Canada’s Financial Consumer Agency Warns about Long-Term Loans

Canada’s Financial Consumer Agency Warns about Long-Term Loans

Long-term

Consumers have a number of options when it comes to automotive financing. They can opt, of course, to pay cash for a car up front.. Many folks shopping for the best financing deal choose to keep interest payments down by short-term high-monthly-payment loans. And then there’s the long-term loan.
Taking out a car loan with monthly payments so low that the vehicle doesn’t get paid off for six to eight years – in some cases the lifetime of the car – is an option that appeals to folks with a lot of demands on a limited monthly income. But according to recent data released by the Financial Consumer Agency of Canada, the long-term option has serious drawbacks for both borrower and lender.
Long-term financing has been growing among Canadian car buyers since 2010. But with this growth have emerged some serious problems.
One of the most serious of these problems is that of negative equity, a concept that has become all too familiar in automotive finance news since the financial crisis of 2008. When a consumer owes more on an asset than that asset is worth, negative equity ensues. And it becomes a headache when the asset is the automobile that the consumer is offering a car dealer as a trade-in.
About 30% of cars offered as trade-ins by Canadian consumers arrive at the dealership with negative equity. The primary cause is that the consumer either wants or needs to replace the vehicle before it’s been paid off.
The amount of money still owed on the trade-in gets “rolled in” to the new long-term loan, meaning it will take the consumer even longer to pay off the automobile. And the ensuing burden isn’t just the financial strain upon the consumer; the dealer too has to fuss with added paperwork and stress over the viability of the loan.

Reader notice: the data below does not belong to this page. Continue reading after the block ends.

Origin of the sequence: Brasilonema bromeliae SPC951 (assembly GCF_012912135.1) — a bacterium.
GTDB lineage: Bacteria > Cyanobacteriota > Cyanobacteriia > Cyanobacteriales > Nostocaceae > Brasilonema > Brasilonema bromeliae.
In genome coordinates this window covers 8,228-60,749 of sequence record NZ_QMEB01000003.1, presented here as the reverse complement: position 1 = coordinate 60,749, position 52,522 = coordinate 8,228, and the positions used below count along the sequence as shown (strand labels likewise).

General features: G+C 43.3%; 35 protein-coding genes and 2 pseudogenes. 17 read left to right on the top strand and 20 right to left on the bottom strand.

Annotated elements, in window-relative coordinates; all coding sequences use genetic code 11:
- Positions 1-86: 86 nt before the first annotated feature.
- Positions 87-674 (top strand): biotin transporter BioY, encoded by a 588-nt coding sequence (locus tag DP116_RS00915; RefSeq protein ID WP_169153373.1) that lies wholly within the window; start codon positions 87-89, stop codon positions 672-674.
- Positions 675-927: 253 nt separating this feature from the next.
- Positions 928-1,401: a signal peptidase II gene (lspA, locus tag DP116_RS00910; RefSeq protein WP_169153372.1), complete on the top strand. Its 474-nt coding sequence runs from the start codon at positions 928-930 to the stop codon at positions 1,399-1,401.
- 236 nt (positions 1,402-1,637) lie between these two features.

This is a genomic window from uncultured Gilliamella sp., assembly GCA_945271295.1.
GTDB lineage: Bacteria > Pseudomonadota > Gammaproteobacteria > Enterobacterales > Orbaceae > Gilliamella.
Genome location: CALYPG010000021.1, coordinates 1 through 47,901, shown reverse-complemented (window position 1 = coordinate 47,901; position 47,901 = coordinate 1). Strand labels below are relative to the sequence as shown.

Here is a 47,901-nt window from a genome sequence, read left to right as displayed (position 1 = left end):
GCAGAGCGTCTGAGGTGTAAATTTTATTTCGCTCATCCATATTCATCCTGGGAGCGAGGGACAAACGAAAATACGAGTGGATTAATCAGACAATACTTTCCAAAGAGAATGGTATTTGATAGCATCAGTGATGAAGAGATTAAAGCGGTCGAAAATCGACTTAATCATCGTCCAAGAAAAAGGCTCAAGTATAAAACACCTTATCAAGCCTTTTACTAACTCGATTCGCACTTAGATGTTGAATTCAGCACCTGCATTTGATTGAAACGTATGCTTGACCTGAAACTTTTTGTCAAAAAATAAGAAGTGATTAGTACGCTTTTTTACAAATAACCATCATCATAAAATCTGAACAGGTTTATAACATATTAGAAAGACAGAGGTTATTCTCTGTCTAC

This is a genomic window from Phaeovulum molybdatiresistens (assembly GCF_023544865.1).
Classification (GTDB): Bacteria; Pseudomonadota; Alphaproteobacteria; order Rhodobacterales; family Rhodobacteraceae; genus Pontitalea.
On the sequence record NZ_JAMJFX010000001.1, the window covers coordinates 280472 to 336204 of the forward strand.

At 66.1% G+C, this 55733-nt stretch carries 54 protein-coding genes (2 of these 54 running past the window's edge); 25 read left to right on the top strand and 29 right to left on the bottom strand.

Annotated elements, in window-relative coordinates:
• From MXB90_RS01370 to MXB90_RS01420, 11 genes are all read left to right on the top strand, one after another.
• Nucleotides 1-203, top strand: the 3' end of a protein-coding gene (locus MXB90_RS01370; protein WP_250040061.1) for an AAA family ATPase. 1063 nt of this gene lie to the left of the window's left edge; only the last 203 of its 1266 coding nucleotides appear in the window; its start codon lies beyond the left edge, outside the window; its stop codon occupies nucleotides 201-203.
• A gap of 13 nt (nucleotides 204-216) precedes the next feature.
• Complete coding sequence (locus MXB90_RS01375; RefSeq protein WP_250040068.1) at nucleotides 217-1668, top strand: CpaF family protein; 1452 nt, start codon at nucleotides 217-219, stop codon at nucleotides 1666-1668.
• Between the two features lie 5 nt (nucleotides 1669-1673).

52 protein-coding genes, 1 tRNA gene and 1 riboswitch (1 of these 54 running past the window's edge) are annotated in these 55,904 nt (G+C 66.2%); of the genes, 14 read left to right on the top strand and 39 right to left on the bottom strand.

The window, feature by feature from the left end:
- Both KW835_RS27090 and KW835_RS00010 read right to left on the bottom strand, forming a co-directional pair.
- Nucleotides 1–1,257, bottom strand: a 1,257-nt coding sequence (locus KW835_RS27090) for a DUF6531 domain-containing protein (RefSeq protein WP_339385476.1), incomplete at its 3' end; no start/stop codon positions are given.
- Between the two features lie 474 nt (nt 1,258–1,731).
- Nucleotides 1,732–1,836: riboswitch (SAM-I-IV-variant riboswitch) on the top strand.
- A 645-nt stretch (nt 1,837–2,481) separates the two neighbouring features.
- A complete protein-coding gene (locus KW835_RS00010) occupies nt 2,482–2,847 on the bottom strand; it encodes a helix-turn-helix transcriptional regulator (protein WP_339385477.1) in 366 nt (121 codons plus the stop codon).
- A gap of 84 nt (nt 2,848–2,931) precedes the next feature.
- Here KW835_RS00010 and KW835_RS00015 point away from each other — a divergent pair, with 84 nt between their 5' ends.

The FCAC’s recent report, both customer and dealer need to be more savvy about the problems with long-term loans. If the customer understands the drawbacks to a lengthy loan (with or without negative equity rolled in), he or she is more likely to give serious thought to its viability. And if dealers recognize that long-term loans may put at risk the clients the loyalty of long-term clients, they may become more careful about scrutinizing the ability of customers to pay them off.
At the heart of the issue is the reason why the long-term loan is sought in the first place. If the customer simply cannot manage higher payments each month, the question arises, will he or she be able to cover maintenance and insurance costs on the vehicle? Answering such questions may require that the customer do some serious budgetary scrutiny. And if the customer can financially manage higher payments each month, the dealer should make a real effort to inform about the money saved in interest when such a short-term loan is accepted.
The FCAC has also used its report to announce its intention to take a more active interest in how consumers can keep track of negative equity, by asking banks and credit unions to disclose data on negative equity along with other financial information.
For Canadian car buyers in general, the automotive news is good when it comes to default rates for auto loans: they are down for the country as a whole. But Western Canada needs to be cautious about long-term auto loans. The FCAC has reported a recent increase in defaults on long-term auto loans in British Columbia and Alberta.